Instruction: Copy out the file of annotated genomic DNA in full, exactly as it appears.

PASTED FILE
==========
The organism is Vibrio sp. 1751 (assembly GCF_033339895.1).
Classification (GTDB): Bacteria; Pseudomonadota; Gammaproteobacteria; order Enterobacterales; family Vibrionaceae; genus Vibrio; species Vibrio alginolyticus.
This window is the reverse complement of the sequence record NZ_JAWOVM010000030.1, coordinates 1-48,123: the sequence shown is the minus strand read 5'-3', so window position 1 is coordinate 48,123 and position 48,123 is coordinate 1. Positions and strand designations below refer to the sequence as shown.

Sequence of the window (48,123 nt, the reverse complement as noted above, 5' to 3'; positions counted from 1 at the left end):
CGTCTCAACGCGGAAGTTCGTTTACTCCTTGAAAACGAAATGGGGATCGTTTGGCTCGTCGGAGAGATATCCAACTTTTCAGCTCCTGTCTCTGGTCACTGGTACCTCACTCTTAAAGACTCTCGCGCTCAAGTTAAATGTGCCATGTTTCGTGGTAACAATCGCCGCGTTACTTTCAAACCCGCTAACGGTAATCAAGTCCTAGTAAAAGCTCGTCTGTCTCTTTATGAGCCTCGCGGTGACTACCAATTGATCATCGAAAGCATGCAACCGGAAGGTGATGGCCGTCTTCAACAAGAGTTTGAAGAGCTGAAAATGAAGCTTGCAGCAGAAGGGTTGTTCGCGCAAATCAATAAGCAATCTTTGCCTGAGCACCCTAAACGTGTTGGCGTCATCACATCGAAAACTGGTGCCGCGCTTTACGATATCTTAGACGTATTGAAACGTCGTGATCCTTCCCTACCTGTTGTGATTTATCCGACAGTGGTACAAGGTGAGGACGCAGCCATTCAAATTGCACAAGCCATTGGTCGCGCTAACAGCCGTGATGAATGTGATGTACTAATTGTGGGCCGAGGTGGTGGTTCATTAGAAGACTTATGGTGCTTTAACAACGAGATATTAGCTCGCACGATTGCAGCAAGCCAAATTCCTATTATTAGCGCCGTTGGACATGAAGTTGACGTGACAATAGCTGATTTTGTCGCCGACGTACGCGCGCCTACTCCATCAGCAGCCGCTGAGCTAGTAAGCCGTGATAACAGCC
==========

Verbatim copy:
The organism is Vibrio sp. 1751 (assembly GCF_033339895.1).
Classification (GTDB): Bacteria; Pseudomonadota; Gammaproteobacteria; order Enterobacterales; family Vibrionaceae; genus Vibrio; species Vibrio alginolyticus.
This window is the reverse complement of the sequence record NZ_JAWOVM010000030.1, coordinates 1-48,123: the sequence shown is the minus strand read 5'-3', so window position 1 is coordinate 48,123 and position 48,123 is coordinate 1. Positions and strand designations below refer to the sequence as shown.

Sequence of the window (48,123 nt, the reverse complement as noted above, 5' to 3'; positions counted from 1 at the left end):
CGTCTCAACGCGGAAGTTCGTTTACTCCTTGAAAACGAAATGGGGATCGTTTGGCTCGTCGGAGAGATATCCAACTTTTCAGCTCCTGTCTCTGGTCACTGGTACCTCACTCTTAAAGACTCTCGCGCTCAAGTTAAATGTGCCATGTTTCGTGGTAACAATCGCCGCGTTACTTTCAAACCCGCTAACGGTAATCAAGTCCTAGTAAAAGCTCGTCTGTCTCTTTATGAGCCTCGCGGTGACTACCAATTGATCATCGAAAGCATGCAACCGGAAGGTGATGGCCGTCTTCAACAAGAGTTTGAAGAGCTGAAAATGAAGCTTGCAGCAGAAGGGTTGTTCGCGCAAATCAATAAGCAATCTTTGCCTGAGCACCCTAAACGTGTTGGCGTCATCACATCGAAAACTGGTGCCGCGCTTTACGATATCTTAGACGTATTGAAACGTCGTGATCCTTCCCTACCTGTTGTGATTTATCCGACAGTGGTACAAGGTGAGGACGCAGCCATTCAAATTGCACAAGCCATTGGTCGCGCTAACAGCCGTGATGAATGTGATGTACTAATTGTGGGCCGAGGTGGTGGTTCATTAGAAGACTTATGGTGCTTTAACAACGAGATATTAGCTCGCACGATTGCAGCAAGCCAAATTCCTATTATTAGCGCCGTTGGACATGAAGTTGACGTGACAATAGCTGATTTTGTCGCCGACGTACGCGCGCCTACTCCATCAGCAGCCGCTGAGCTAGTAAGCCGTGATAACAGCC